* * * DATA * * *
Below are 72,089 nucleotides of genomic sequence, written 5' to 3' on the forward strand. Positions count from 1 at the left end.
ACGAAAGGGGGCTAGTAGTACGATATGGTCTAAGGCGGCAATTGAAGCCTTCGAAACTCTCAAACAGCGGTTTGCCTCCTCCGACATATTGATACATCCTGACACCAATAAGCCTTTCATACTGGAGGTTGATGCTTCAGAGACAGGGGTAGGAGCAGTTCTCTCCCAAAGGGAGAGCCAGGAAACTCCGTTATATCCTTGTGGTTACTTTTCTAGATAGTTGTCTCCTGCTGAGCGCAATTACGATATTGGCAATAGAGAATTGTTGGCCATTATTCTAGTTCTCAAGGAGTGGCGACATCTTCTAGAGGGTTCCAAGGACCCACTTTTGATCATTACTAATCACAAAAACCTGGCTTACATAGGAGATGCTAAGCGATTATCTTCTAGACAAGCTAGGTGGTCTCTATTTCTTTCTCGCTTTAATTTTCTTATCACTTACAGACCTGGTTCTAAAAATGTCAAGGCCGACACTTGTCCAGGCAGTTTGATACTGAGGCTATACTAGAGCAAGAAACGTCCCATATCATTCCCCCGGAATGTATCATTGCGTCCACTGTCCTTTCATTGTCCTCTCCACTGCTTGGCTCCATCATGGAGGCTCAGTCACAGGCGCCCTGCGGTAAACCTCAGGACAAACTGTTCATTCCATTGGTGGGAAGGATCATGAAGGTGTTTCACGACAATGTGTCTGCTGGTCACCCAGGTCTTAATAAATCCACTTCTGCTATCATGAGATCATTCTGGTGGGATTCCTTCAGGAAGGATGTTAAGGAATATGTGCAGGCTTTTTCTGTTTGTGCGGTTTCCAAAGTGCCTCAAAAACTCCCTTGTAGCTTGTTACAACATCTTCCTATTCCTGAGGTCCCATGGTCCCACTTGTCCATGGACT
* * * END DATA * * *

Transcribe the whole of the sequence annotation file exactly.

Below are 72,089 nucleotides of genomic sequence, written 5' to 3' on the forward strand. Positions count from 1 at the left end.
ACGAAAGGGGGCTAGTAGTACGATATGGTCTAAGGCGGCAATTGAAGCCTTCGAAACTCTCAAACAGCGGTTTGCCTCCTCCGACATATTGATACATCCTGACACCAATAAGCCTTTCATACTGGAGGTTGATGCTTCAGAGACAGGGGTAGGAGCAGTTCTCTCCCAAAGGGAGAGCCAGGAAACTCCGTTATATCCTTGTGGTTACTTTTCTAGATAGTTGTCTCCTGCTGAGCGCAATTACGATATTGGCAATAGAGAATTGTTGGCCATTATTCTAGTTCTCAAGGAGTGGCGACATCTTCTAGAGGGTTCCAAGGACCCACTTTTGATCATTACTAATCACAAAAACCTGGCTTACATAGGAGATGCTAAGCGATTATCTTCTAGACAAGCTAGGTGGTCTCTATTTCTTTCTCGCTTTAATTTTCTTATCACTTACAGACCTGGTTCTAAAAATGTCAAGGCCGACACTTGTCCAGGCAGTTTGATACTGAGGCTATACTAGAGCAAGAAACGTCCCATATCATTCCCCCGGAATGTATCATTGCGTCCACTGTCCTTTCATTGTCCTCTCCACTGCTTGGCTCCATCATGGAGGCTCAGTCACAGGCGCCCTGCGGTAAACCTCAGGACAAACTGTTCATTCCATTGGTGGGAAGGATCATGAAGGTGTTTCACGACAATGTGTCTGCTGGTCACCCAGGTCTTAATAAATCCACTTCTGCTATCATGAGATCATTCTGGTGGGATTCCTTCAGGAAGGATGTTAAGGAATATGTGCAGGCTTTTTCTGTTTGTGCGGTTTCCAAAGTGCCTCAAAAACTCCCTTGTAGCTTGTTACAACATCTTCCTATTCCTGAGGTCCCATGGTCCCACTTGTCCATGGACT